Sep. 23, 2018 PLYMOUTH EAGLE.
Plymouth Michigan News
“This is a short term solution for a long-term problem.”
Good news for the Plymouth Township Fire Department came last week in the form of a federal grant to provide funding for three additional firefighters for a period of 3 years.
Fire Chief Dan Phillips told members of the township board of trustees that the grant application for $448,825 was approved by the Federal Emergency Management Agency Assistance to Firefighters (FEMA) grant program. This competitive grant process helps fire departments across the nation maintain the team they need to prepare for and respond to fire hazards, Phillips explained.
The program, called SAFER, Staffing for Adequate Fire and Emergency Response, was created to provide funding directly to fire departments and volunteer firefighter interest organizations to help increase or maintain the number of trained firefighters available in communities and comply with staffing, response and operation standards established by the National Fire Protection Association codes and standards.
Phillips applied for the funding in 2017 and was turned down. His re-application filed in April was a winner.
Under the terms of the grant, the government will provide a specific, dedicated amount equal to 75 percent of the pay and benefits for the three, yet-to-be hired, firefighters for the first and second years and 34% in the third and final year of the program. The SAFER grant does not pay legacy costs as new hires since 2012 are not paid benefits, but have defined retirement benefit contribution plans in their contract.
Phillips said while he’s enthused about the grant he knows well the burden facing the fire department within the next five years, citing the need to upgrade a broken-down fleet which included three fire engines and three ambulances.
“This is a short term solution to a long-term problem,” he said.
Although the board members recently approved the purchase of a new fire truck, the vehicle will not be delivered until May 2019. The $660,000 fire-pumper apparatus will be partly paid for with state grant funds, with the township share being approximately $260,000.
Phillips said the department is forced to use a 29-year-old fire truck and a 15-year-old ambulance every day for emergencies, vehicles that need constant maintenance. He said the other fire trucks are 26 and 18 years old.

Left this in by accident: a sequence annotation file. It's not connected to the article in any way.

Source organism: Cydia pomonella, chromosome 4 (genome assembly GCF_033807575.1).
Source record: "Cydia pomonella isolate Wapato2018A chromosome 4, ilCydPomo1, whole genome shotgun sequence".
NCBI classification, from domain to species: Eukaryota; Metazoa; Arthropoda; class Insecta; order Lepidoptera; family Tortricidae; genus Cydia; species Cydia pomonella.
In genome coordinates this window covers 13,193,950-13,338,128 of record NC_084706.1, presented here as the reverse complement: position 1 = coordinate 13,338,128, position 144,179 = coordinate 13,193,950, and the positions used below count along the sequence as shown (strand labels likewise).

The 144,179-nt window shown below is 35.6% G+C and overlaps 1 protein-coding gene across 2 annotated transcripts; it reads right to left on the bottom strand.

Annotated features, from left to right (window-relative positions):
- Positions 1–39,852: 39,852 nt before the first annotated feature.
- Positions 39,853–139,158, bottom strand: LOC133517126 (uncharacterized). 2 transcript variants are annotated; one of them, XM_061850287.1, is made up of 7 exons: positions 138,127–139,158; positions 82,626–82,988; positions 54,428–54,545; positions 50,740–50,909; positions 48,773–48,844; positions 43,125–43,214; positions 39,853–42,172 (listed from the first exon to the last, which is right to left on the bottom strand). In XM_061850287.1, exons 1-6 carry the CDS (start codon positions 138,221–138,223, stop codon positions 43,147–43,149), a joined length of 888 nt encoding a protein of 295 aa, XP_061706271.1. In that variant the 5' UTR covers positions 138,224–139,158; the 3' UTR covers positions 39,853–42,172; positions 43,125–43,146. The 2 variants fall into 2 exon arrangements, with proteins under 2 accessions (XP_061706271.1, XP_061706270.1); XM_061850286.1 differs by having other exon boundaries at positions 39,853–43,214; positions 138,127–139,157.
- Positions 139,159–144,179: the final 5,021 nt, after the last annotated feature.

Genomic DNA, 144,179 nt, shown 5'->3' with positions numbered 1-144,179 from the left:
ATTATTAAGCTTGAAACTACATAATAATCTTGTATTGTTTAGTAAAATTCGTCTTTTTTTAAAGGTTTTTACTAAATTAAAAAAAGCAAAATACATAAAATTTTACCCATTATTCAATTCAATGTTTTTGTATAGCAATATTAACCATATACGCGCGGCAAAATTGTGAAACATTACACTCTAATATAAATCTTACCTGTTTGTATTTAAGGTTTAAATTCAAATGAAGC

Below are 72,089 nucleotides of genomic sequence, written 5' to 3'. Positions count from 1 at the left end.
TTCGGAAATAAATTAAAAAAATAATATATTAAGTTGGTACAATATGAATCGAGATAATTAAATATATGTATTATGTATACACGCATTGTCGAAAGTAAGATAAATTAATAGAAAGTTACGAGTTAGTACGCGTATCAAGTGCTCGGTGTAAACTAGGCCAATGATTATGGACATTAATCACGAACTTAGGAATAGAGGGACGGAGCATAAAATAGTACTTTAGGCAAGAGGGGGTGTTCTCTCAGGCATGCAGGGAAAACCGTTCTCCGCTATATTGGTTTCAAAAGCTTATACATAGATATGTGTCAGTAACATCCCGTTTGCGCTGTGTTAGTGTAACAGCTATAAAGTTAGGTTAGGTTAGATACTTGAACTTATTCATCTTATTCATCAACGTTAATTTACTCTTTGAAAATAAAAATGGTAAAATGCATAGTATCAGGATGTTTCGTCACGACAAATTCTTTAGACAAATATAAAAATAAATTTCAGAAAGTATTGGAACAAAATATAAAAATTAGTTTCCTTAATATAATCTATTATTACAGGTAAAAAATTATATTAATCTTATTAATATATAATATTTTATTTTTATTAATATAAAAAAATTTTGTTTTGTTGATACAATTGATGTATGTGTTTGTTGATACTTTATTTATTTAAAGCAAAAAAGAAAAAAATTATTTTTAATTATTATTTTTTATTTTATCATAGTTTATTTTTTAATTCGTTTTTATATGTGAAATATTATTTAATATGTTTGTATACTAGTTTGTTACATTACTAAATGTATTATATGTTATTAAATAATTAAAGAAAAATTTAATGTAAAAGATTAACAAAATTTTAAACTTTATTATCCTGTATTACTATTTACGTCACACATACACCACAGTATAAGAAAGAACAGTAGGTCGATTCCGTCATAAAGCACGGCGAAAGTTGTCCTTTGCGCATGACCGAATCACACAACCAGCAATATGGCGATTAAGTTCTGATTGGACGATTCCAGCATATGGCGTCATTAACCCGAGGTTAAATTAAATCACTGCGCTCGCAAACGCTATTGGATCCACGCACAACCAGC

“We’re using equipment from the ’80s.” Phillips said.
The fire department currently has a total of 21 firefighter-paramedics to serve all shifts between the three fire stations. In July the board approved the hire of three additional personnel that will soon increase the department complement to 24.
Phillips said he is hopeful the recently approved combined ballot proposal for a public safety millage is approved by voters in the Nov. 6 election. The proposal will impose a 1.2 mill tax levy for a period of 18 years to fund the township police and fire departments and address an unfunded $25 million pension and health care liability inherited from the past administration. The millage is expected to raise about $2.1 million in the first year.
Phillips says he’s confident the additional millage will permit the fire department to achieve recommended staffing levels for the first time in years and give him the ability to establish a stable capital improvement plan to maintain funding for both vehicles and equipment.
In 2012, township officials cut fire department staffing in half, closed the Lake Pointe Fire Station and returned the only aerial ladder truck to the Northville-Plymouth City Fire Department.
The SAFER grant regulations allow the township 180 days to hire the new firefighters. If for any reason the township is not able to keep up with their share of the funding for the new hires, all SAFER grant funds would have to be returned to FEMA.
Gallery Photo and Video: Dan Keirnan